Hotelier, African Sun, says it expects a significant improvement in the business and economic climate during the second half of the year, although economies are still grappling to deal with the coronavirus (Covid-19) pandemic.
Travel and tourism – both locally and globally – are arguably the hardest hit sectors by lockdowns imposed as a result of the global health pandemic.
The International Air Transport Association (IATA), the UN World Tourism Organisation (UNWTO), the World Travel & Tourism Council (WTTC), the African Airlines Association (AFRAA) and the Airlines Association of Southern Africa (AASA) recently made a co-ordinated appeal to international financial institutions, country development partners and international donors to support the African travel and tourism industries.
Notwithstanding the growing uncertainty, African Sun is looking forward to brighter days.
“Our (Zimbabwe’s) current statistics have shown that we have had 14 512 room nights cancelled, with a total revenue amount of US$4 219 491 by March 24, 2020. As the outbreak continues to evolve, it is challenging at this point, to predict the full extent and duration of its business and economic impact.
“However, we expect the remainder of the first half of 2020 to be severely impacted causing a permanent dent to the 2020 financial performance. The second half is forecasted to have better performance as the pandemic is expected to be under control on the back of lockdowns and isolation measures,” said the group’s chairman Mr Alex Makamure.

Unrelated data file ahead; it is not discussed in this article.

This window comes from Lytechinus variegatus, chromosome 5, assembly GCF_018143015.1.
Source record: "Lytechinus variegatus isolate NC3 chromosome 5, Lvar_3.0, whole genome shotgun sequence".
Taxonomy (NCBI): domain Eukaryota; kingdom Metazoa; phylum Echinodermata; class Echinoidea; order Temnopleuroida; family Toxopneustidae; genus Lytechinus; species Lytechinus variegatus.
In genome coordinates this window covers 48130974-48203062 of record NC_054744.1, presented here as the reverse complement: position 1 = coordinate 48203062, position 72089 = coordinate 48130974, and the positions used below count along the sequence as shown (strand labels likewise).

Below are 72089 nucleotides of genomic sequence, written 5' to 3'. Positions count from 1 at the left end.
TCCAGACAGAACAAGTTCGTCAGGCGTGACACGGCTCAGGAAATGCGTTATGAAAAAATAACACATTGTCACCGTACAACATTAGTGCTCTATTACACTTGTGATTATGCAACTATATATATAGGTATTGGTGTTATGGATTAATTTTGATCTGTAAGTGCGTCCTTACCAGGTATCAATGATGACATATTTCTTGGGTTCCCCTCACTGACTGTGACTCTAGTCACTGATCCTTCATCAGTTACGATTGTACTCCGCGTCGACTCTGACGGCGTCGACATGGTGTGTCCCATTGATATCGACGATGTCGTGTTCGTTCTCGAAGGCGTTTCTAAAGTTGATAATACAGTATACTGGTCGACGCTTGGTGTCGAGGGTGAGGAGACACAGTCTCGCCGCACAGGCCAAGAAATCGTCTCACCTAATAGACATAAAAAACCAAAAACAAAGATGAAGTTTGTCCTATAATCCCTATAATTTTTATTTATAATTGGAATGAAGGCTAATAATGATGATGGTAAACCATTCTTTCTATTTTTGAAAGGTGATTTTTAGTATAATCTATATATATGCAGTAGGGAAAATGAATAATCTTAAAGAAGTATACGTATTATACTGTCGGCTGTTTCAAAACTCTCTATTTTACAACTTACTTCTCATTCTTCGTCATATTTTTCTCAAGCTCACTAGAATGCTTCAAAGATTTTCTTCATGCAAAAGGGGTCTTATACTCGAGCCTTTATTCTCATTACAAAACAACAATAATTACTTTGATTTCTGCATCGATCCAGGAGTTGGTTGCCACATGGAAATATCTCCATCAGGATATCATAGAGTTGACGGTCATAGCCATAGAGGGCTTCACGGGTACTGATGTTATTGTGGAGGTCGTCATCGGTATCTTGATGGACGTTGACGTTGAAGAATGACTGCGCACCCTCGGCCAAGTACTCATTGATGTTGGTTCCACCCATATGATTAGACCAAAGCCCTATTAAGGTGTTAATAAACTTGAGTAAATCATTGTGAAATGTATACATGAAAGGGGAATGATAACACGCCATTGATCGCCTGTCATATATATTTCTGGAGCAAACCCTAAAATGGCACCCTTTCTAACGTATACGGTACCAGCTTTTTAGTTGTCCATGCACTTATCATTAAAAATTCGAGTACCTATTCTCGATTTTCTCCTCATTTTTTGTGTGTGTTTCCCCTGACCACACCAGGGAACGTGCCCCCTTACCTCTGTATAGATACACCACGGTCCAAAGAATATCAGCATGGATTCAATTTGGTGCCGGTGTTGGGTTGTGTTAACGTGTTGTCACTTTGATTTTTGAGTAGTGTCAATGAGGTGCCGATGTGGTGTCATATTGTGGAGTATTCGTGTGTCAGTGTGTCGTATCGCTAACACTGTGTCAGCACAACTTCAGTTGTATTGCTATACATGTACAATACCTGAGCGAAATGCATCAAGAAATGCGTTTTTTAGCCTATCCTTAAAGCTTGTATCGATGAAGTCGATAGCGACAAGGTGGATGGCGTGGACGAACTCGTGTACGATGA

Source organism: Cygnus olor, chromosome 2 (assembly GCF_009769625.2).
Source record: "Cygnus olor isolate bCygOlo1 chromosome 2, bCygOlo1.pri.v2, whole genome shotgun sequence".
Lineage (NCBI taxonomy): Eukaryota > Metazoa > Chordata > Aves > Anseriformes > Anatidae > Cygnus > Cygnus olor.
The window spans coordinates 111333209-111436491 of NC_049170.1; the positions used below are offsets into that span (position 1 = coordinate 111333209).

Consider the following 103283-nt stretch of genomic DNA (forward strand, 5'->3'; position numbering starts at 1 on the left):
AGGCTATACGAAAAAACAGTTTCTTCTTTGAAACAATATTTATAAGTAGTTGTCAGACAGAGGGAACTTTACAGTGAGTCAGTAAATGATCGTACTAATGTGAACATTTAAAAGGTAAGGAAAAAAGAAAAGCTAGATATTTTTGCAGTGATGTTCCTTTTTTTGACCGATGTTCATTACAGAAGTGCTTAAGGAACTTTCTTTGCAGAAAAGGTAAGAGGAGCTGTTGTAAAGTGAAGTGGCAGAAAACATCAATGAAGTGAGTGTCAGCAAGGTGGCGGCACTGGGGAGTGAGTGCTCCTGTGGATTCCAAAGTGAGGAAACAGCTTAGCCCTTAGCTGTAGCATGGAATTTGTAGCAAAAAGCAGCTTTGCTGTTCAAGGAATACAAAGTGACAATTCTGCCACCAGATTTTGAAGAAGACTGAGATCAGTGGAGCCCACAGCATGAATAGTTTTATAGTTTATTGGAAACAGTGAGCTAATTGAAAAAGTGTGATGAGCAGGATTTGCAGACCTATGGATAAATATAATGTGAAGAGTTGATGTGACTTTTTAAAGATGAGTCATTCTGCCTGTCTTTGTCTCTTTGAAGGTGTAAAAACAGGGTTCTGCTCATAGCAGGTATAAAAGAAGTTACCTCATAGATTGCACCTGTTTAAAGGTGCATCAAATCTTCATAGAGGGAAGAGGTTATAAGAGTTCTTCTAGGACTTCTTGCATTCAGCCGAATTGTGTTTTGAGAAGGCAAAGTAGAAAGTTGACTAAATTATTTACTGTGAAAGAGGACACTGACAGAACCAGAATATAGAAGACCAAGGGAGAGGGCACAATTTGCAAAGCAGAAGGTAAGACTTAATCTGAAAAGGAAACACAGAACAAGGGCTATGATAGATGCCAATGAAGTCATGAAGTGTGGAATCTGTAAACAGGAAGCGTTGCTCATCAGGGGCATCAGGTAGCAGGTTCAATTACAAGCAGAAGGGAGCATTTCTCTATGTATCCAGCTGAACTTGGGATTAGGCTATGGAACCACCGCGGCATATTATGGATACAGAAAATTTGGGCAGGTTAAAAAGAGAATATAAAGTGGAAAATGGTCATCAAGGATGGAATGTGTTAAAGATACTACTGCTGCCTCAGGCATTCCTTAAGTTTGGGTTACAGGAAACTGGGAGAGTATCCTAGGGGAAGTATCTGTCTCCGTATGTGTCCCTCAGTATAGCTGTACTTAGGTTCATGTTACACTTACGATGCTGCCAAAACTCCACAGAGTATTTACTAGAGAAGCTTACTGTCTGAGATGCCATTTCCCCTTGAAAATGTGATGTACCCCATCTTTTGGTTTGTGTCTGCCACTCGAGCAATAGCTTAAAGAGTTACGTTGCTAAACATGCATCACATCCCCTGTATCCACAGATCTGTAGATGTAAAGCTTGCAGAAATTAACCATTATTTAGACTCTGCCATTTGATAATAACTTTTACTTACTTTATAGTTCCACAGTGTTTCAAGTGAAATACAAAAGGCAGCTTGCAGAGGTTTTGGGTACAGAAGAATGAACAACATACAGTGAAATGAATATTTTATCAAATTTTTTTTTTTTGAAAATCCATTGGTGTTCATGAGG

“Despite the potential impact of the Covid-19, we expect the general travel outlook in the second half of the year to be somewhat positive and it should dilute the losses of the first half.
“We will continue to target our sales and marketing initiatives in the second half to support and promote international and regional tourism as we anticipate the domestic market to remain subdued.”
Having posted revenue improvement in 2019, African Sun has announced the completion of initiatives aimed at further boosting the topline.
“With regards to revenue earning capacity and net-unit growth goals, the Group has completed two campsites at Great Zimbabwe, and Caribbea Bay Hotel with a combined capacity of 75 rooms accommodating a maximum of 150 people,” said the chairman.
“The group also launched Sun Leisure Tours (a touring division) in the first quarter of 2020, with the initial investment directed to Victoria Falls and Bulawayo. The company is working on resourcing Harare.”
The group’s inflation adjusted revenue for the year ended December 31, 2019 stood at $914 million; a 68 percent growth from prior year largely driven by the average daily rate (ADR).
ADR grew by 102 percent from $869 recorded last year to $1 759 as the hotels continued to align room rates with interbank exchange rate during the year.
Occupancy for the year closed at 48 percent, compared to 59 percent recorded in 2018.
African Sun posted inflation adjusted EBITDA of $387, 94 million, which was 187 percent above last year mainly in response to inflation pressure.
Net financing costs for the year amounted to $8,8 million, an 83 percent increase from $4,8 million reported last year, “attributable to lease liabilities as finance costs on borrowings decreased by 93 percent.”
Inflation adjusted profit before income tax for the year amounted to $338,01 million; a 302 percent growth from $83,89 million reported in the prior year.
And profit for the year stood at $187,04 million, a growth of 227 percent from 2018’s profit of $57,21 million.
The company’s board, however, decided against declaring a dividend from the 2019 profits on the basis of a “need to preserve cash.”